LAS VEGAS, Jan. 22, 2020 /PRNewswire/ -- WhyHow, a rising start-up in the visible light communication (VLC) industry, made its first appearance on the international stage at CES 2020 Las Vegas. WhyHow specializes in VLC technology and its application in the field of augmented reality (AR), a future trend with high expectations and potential.
WhyHow's booth at CES 2020 received a great deal of attention, attracting over two thousand visitors in the first two hours of the exhibition. At the booth, attendees had the chance to experience WhyHow's positioning technology through on-site demos. Signs, paths and booth information were displayed through AR glasses to help attendees navigate around the vast and crowded halls free of stress. The navigation experience is made possible by Quicmo, WhyHow's intelligent LED module, which connects to the glasses via visible light and constantly recalibrates the user's position and posture to provide accurate AR graphics.
"The future trend of AR is in the integration of AI technology and the environment. AR should not only be able to locate objects in the real world but also be able to learn and show more information about them," said Jiangliang Li, Founder of WhyHow.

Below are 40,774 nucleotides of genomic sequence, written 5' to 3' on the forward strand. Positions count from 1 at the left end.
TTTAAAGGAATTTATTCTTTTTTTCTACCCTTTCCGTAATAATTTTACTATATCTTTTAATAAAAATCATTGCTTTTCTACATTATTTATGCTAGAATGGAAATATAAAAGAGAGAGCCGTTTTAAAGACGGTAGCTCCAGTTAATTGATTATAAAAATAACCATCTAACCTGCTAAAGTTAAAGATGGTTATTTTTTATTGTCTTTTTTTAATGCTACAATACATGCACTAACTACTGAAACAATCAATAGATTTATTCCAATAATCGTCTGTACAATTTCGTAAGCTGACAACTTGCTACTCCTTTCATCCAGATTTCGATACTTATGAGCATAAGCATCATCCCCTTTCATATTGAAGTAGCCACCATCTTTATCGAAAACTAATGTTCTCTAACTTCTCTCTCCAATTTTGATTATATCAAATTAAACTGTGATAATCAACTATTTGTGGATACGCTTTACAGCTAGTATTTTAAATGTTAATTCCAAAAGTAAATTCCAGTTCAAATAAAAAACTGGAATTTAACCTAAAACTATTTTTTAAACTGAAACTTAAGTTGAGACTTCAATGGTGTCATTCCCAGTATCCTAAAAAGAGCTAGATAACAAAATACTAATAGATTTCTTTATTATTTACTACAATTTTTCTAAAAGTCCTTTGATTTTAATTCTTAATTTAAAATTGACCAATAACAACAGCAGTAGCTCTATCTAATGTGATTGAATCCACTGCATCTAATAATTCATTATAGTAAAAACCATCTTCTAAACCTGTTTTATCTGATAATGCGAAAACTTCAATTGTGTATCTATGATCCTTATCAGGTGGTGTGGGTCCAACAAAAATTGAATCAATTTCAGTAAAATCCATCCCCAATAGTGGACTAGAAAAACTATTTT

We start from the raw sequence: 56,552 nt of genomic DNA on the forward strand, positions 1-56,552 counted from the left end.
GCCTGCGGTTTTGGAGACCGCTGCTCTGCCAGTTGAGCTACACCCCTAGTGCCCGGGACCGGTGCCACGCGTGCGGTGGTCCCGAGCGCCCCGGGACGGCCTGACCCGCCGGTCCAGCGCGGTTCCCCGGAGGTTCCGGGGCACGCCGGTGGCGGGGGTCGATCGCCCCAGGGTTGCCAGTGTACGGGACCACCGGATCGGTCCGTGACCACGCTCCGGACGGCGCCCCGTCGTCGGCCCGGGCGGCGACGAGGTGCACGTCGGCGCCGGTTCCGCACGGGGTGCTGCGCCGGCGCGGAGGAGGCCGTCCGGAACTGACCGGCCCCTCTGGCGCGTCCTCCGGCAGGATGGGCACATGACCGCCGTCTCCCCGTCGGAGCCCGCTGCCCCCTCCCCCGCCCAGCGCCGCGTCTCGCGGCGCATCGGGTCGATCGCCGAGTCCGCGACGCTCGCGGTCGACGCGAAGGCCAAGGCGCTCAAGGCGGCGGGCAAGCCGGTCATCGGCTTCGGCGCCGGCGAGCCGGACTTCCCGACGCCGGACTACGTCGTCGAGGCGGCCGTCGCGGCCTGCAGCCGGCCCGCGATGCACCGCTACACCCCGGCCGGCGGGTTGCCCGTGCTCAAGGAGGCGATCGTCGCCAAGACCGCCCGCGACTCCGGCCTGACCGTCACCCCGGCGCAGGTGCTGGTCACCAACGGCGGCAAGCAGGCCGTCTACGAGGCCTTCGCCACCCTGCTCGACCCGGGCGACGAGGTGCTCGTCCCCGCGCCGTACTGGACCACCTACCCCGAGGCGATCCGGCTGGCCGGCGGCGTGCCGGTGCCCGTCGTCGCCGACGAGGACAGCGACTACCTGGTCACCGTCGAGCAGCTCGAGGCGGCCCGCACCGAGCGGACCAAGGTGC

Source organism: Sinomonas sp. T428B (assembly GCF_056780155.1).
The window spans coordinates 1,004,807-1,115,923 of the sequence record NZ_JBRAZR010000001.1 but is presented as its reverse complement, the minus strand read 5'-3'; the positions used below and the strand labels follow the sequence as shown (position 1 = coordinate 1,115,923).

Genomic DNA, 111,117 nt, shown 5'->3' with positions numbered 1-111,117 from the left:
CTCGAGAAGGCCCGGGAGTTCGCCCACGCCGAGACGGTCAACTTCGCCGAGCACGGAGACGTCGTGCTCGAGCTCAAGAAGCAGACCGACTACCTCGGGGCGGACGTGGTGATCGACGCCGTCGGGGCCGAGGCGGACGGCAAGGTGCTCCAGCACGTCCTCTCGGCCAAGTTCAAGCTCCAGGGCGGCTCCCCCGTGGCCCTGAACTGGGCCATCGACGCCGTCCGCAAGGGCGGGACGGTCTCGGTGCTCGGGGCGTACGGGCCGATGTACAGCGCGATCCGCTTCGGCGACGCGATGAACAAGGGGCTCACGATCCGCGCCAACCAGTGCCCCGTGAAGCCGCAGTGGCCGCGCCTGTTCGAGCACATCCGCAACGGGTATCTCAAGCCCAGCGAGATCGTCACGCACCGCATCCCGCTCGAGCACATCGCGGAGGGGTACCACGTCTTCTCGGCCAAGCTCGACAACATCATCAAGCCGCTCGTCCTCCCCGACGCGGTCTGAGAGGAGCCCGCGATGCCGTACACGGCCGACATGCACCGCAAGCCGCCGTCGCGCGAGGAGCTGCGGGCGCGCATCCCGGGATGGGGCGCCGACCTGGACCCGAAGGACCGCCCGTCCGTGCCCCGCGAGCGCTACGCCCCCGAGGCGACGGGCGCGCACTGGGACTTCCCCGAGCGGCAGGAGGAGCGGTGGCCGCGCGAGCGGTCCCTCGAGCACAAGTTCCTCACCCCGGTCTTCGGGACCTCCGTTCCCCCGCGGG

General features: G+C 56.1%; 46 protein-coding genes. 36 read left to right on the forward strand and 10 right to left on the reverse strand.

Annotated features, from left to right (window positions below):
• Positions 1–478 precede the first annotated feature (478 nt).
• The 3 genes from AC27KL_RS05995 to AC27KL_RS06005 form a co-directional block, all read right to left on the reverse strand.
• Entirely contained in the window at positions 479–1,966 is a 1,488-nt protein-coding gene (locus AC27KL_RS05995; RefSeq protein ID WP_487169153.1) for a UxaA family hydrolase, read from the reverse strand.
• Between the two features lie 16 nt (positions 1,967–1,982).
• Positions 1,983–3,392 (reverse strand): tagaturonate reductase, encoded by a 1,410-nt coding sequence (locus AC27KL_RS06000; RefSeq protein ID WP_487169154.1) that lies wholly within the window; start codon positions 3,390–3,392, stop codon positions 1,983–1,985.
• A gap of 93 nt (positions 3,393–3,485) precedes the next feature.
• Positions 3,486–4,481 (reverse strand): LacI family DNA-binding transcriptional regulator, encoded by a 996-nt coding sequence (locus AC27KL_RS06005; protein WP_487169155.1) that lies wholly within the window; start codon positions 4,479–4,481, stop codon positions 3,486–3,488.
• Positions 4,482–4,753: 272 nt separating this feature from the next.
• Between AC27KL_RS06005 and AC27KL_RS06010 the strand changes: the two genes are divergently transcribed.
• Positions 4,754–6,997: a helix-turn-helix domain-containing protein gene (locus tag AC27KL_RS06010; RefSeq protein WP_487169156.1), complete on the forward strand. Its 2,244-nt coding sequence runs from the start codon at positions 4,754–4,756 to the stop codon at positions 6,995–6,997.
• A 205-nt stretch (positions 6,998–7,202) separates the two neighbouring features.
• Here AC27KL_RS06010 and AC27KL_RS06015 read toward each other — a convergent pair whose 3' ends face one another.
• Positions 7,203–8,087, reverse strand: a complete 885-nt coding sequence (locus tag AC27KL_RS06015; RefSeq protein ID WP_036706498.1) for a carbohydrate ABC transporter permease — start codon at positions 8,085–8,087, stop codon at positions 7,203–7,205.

Compared to conventional positioning technologies, such as GPS, Bluetooth and Wi-Fi, VLC has substantial advantages in precision, range, and cost, especially in an indoor environment. Based on experimental results, robots equipped with VLC navigation units perform much like those with conventional units, but usually cost 60% less. Quicmo aims to bring changes to exciting technological innovations, such as virtual fences, drone package delivery, the Internet of Things, and AR mapping.
Founded in 2017, WhyHow is a start-up enterprise focusing on visible light communication (VLC) and positioning technology. With over 170 patents, WhyHow aims to provide a whole new vision for a future business world in which impossible things become common. WhyHow's latest product, Quicmo, combines computational vision, VLC, and space positioning with self-developed algorithms. As a result, Quicmo is capable of exchanging information about the object's posture and position within centimeters.